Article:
14 Feb Focusing Debates on Trump’s Honesty, Tax Fairness, and Government Shutdowns
Topic 1: Why does Trump lie and why does it matter?
Americans agree: The president lies. But showing how these lies reveal self-interest and cause damage to the country is more compelling when considering policy positions than focusing on President Trump’s personal character.
Topic 2: What do Americans think about taxing the super-rich?
The public is divided over which party should handle “taxes” in the abstract – but Democrats have a clear advantage if the conversation focuses on who pays what.
Topic 3: With new allegations of financial crimes and political corruption swirling around the White House, what are Americans most – and least – worried about?
Whether directly or indirectly connected to President Trump, allegations of wrongdoing continue to emerge involving his allies and business ventures. But some allegations, like accepting bribes or favors from foreign governments, generate more concern than others, like campaign finance violations.
Navigator’s Special Release: What are the best reasons against another government shutdown?
Policy-makers wanting to avoid another shutdown can make their best case by keeping Donald Trump’s political gamesmanship and selfishness at the center of the debate.
1 | White House Lies
Americans believe the president tells lies, and not just small ones.
The American people broadly agree Donald Trump’s relationship with the truth is fraught. One independent analysis counted over 8,000 “false or misleading statements” made by the president since taking office, and the public already believes the president is unusually dishonest.*
- Over half (53% of Americans and 53% of independents) believe Donald Trump “lies more often” than previous presidents, compared to 41% who say he lies about as often (30%) or less often (11%).
- Doubts about Trump’s honesty also cross political lines: even self-identified Republicans are evenly divided between lying “sometimes” or “often” (49%) and “seldom” or “never” (51%).
- And among the 92% of Americans who believe Trump lies at least sometimes, most (55%) tend to believe plenty of them are “big lies about very important things.”
With virtual consensus that the president is not always truthful, what do Americans think is the deeper problem and how can policy-makers and other communicators speak to those concerns?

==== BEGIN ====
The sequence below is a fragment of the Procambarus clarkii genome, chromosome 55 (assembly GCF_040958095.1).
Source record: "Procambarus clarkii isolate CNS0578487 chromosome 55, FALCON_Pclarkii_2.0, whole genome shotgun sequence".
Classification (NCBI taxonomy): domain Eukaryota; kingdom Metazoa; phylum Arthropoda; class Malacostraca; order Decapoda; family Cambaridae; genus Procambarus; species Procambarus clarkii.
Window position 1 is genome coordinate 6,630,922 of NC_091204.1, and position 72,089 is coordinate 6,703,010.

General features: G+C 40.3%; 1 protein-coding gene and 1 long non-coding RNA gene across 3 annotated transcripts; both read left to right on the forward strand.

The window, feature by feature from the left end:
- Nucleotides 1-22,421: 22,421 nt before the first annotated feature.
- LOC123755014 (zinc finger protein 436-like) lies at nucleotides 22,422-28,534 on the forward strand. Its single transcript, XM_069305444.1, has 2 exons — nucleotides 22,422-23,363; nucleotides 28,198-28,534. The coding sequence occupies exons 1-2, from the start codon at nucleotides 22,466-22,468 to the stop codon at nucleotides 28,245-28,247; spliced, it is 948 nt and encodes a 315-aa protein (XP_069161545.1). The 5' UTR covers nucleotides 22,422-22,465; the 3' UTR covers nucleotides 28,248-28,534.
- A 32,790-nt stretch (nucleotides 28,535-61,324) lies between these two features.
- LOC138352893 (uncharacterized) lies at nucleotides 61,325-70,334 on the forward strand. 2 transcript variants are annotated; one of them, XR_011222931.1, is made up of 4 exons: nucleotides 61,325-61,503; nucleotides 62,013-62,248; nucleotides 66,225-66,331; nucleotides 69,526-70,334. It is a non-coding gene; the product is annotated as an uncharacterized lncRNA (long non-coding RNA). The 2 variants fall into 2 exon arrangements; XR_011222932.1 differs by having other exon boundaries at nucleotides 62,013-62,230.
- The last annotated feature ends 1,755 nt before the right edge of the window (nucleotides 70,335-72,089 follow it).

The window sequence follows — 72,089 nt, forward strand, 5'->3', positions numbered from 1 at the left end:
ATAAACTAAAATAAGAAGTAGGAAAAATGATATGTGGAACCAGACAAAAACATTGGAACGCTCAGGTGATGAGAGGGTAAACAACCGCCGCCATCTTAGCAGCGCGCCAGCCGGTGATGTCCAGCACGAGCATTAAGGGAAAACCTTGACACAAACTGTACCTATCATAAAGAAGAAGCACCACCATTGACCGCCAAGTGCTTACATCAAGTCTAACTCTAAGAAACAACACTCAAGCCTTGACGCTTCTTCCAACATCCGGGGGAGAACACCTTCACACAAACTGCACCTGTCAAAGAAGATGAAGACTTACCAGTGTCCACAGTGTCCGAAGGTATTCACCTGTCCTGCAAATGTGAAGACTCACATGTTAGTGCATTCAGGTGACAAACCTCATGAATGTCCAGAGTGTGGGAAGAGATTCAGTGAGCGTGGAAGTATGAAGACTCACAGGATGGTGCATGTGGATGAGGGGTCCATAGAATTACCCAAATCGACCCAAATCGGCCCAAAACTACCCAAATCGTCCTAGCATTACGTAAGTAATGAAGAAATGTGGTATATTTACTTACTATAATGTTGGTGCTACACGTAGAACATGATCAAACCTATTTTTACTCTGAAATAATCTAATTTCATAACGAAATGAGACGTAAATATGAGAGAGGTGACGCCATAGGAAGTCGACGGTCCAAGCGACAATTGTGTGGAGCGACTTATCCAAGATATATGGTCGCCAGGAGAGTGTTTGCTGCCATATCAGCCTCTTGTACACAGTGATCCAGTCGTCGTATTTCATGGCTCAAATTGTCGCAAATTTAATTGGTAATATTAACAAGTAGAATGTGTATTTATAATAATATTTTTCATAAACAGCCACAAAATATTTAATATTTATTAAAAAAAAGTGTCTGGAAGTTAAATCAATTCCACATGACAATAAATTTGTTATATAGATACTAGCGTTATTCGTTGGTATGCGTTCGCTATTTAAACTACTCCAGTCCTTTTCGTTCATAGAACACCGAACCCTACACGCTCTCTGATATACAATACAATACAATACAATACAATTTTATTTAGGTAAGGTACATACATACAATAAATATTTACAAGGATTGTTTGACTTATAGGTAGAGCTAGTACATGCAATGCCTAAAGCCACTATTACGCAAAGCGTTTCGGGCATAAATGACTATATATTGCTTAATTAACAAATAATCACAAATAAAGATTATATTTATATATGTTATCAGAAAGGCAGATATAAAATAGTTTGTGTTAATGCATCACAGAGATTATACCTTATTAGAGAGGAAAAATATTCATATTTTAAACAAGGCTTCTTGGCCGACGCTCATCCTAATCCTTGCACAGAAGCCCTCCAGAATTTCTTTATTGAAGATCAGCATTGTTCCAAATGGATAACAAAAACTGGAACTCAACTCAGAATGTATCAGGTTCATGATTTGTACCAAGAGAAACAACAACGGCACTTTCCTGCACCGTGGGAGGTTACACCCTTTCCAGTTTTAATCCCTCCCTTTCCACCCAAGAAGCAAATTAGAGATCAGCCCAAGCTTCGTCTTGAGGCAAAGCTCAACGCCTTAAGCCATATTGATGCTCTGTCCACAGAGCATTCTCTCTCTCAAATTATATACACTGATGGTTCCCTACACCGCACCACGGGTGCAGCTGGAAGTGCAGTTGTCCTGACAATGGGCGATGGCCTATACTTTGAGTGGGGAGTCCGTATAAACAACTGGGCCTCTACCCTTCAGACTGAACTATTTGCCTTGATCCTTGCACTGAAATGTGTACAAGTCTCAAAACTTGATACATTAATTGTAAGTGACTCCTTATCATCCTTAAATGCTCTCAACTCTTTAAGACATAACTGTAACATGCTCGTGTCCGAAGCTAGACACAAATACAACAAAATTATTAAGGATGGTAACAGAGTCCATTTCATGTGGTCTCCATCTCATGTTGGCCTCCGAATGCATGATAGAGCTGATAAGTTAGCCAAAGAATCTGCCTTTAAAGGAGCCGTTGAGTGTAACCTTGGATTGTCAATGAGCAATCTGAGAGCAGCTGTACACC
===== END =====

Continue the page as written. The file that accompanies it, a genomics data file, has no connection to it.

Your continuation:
*Kessler, Glenn; Rizzo, Salvador; Kelly, Meg (21 January 2019).
“President Trump made 8,158 false or misleading claims in his first two years”. The Washington Post. Retrieved 10 February 2019.
Don’t waste time counting up the lies. Remind Americans why the president is being dishonest and that it’s not about what’s best for the country.
Many of the president’s supporters continue standing by him, even while acknowledging he lies quite a bit. Four in ten (40%) of those who approve of the president’s job performance say he often or sometimes lies, 54% say he makes misleading statements, and 65% say he exaggerates the truth. Many Americans have likely found ways to minimize or rationalize his mistruths. As advocacy and policy efforts are developed, the president’s lies can best be countered not by tallying up all his lies or framing him as a compulsive liar, but rather reminding people that he lies for self-interested reasons – to protect or boost himself – not necessarily to advance the best policy positions for the country. It’s not about reciting the lies, it’s about highlighting the motives and the repercussions.
While there is no single, predominant risk, a clear theme emerges about presidential dishonesty – damage to the presidency and how a president has the ability to lead, both in world affairs and when the country is facing crisis. Losing the trust of allies or negotiating partners (34%), degrading the dignity of the presidency (32%), endangering democracy by breeding distrust (30%), and crippling the president in potential crises (26%) – all worry significant segments of the public. Increasing legal risk to the president (14%) and sending the wrong message to young people (14%) are lesser concerns.
What is the biggest lie of them all? Many Americans point to Trump’s signature policy issue: the border wall, which he claimed Mexico was going to pay for. Secondarily, people volunteer that Trump lies about Russia/collusion and about President Obama, among other things. (Note: This survey was conducted immediately after the conclusion of a five-week long government shutdown triggered by demands for funding a wall at the U.S.-Mexico border).
Many Americans believe Trump lies out of self-interest, but they also see that presidential dishonesty has consequences.
When pushed, Americans are far more likely to say that what is most troubling about Trump not telling the truth is that it does real damage to the country.
2 | Marginal Revolution
More information about raising taxes on the super-wealthy increases support for doing so.
Since last summer, the two parties have been essentially tied on who could best handle “taxes” (this month: 41% Democrats, 42% Republicans; June 2018:
40% to 40%). However, when it comes to specific groups to be taxed, a Democratic advantage emerges: they lead by 8 points on “deciding what tax rates must be paid by the middle class” and by 12 points on “deciding what tax rates must be paid by multi-millionaires.” The upshot: progressive tax policy advocates should keep the focus on who pays what.
When freshman Rep. Alexandria Ocasio-Cortez suggested people with incomes over $10 million should be taxed at a rate of 70%, some observers said it was a politically toxic idea. But the truth is the American people are supportive, especially once they hear an explanation of marginal tax rates.